The primary output of our LEO measurement algorithm is the set of 3D coordinates in the ECEF coordinate system. In order to compute the distance of the LEO object to the ground, we compute the distance of the object to the center of the Earth, and subtract from this distance the Earth's radius at the point of observation. The distance of the LEO object to the observation site is computed as the Euclidean norm of the difference between the vector containing the 3D coordinates of the LEO and the vector containing the 3D coordinates of the observation site (the translation vector, part of the extrinsic parameters set).

Heavens Above provides the distance to observer information for the LEO object only for the points of appearance, disappearance and maximum elevation. We compare our results to the distance of maximum elevation, but the results may not be entirely accurate as the exact moment of the maximum elevation may not be captured exactly in the image sequence, and the object moves rapidly between frames. Table 3 shows the computed results for several known satellites. The observations were made on 9 July 2011.

Even with the reservations about the accuracy of the ground truth, the results seem to be very promising, both for the distance to observer and for the distance to the ground. With the current limitations of camera sensitivity, the system is able to reliably detect objects that have a distance from the ground in the interval of 100 to 1,500 km.

Figure 14 shows a sequence of images containing the trajectory of a satellite of height of around 800 km, which is detected and measured in all frames, from the moment it enters the field of view to the moment it exits. Figure 15 shows the 3D position of the satellite with respect to the Earth, clearly showing the satellite's orbiting movement.

7. Conclusions and Future Work

In order to detect moving objects in the night sky, several challenges had to be overcome: physical setup of the observation systems, camera synchronization, intrinsic parameter calibration, elimination of the radial distortions, automatic star-based calibration of the extrinsic parameters, automatic detection of object traces in the image space (where the main challenge was the low contrast of the trajectories against the background), automatic computation of the corresponding points from the epipolar lines, and computation of the 3D coordinates by triangulation.

This paper presents a complex, multidisciplinary solution for solving all these challenges, a solution that can be easily implemented with off the shelf components of reasonable cost. The calibration techniques combine classical approaches with the original automatic extraction of the rotation matrix, and the detection and measurement algorithms are original adaptations of computer vision techniques to the particularities of the problem of moving object detection. The resulted solution proved to deliver robust and accurate detection results. The system can be easily extended to run in real time, processing the images as they are acquired, as the computation requirements of the algorithms are light enough so that they fit inside the time between two acquired frames. Setting up a real time system requires broadband communication between the observation sites, which was not available to us, but which is not impossible to set up in other locations.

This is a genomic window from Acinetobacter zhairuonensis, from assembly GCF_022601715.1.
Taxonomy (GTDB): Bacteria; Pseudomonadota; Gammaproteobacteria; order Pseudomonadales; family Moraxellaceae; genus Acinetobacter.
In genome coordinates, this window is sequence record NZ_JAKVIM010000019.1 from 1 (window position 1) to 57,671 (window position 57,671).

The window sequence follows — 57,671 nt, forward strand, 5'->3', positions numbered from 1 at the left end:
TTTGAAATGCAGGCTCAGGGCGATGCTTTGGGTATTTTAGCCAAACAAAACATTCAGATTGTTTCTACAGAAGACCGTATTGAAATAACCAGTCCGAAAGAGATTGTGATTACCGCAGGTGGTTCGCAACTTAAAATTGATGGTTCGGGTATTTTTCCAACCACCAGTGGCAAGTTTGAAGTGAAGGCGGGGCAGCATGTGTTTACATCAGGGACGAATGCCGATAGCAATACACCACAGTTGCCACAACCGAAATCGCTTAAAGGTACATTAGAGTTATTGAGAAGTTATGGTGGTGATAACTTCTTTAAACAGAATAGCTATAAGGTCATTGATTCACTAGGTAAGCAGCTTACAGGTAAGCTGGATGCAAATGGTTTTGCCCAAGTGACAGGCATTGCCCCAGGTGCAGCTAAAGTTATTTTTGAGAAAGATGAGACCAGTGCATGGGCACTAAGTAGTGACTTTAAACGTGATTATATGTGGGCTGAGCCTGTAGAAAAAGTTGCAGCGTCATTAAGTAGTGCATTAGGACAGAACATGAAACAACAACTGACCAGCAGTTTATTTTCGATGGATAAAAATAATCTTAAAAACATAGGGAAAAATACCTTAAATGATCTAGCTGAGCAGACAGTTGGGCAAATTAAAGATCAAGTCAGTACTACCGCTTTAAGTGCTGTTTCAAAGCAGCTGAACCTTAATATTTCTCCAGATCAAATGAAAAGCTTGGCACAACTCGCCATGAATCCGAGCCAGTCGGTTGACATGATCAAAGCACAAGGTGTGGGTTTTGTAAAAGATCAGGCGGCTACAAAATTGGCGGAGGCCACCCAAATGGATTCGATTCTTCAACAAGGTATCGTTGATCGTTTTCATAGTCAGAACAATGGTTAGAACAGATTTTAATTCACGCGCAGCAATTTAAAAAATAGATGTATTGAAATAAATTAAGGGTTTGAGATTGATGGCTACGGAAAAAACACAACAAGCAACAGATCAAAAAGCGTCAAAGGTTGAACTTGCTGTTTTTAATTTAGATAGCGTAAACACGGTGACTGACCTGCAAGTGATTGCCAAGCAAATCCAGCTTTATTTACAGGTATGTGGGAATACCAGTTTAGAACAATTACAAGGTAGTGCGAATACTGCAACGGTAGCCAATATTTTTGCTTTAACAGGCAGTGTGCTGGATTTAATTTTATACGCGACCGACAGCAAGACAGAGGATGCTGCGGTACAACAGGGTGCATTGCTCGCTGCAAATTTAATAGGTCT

The functionality of the system can be extended by setting up a database of known satellites that can be automatically identified, combined with a possibility of automatic registration of new satellites as they are detected. Also, the baseline can be reduced in such a way that objects closer to the Earth, such as planes, can also be measured (in our case, the planes are detected, but due to the large baseline they are not seen simultaneously in the two images). The performance of the system can be improved by using cameras of higher sensitivity, or sensitivity beyond the visible spectrum. The visual field can be widened, so that we may cover a larger portion of the sky, or it can be narrowed, through the use of higher focal length optical instruments such as telescopes to increase the detection range so that higher orbit satellites or even near Earth asteroids can be detected. The use of new optical systems will require changes in the intrinsic calibration procedure, as the method currently used will not be suitable anymore.


This work was supported by a grant of the Romanian National Authority for Scientific Research, CNDI–UEFISCDI, project number PN-II-PT-PCCA-2011-3.2-0651 (AMHEOS).


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Figure 1. Detail of the individual observing camera. The camera C was piggybacked on the telescope, fixed on a tracking-capable equatorial mount Celestron CG5. The telescope itself is not used.
Figure 1. Detail of the individual observing camera. The camera C was piggybacked on the telescope, fixed on a tracking-capable equatorial mount Celestron CG5. The telescope itself is not used.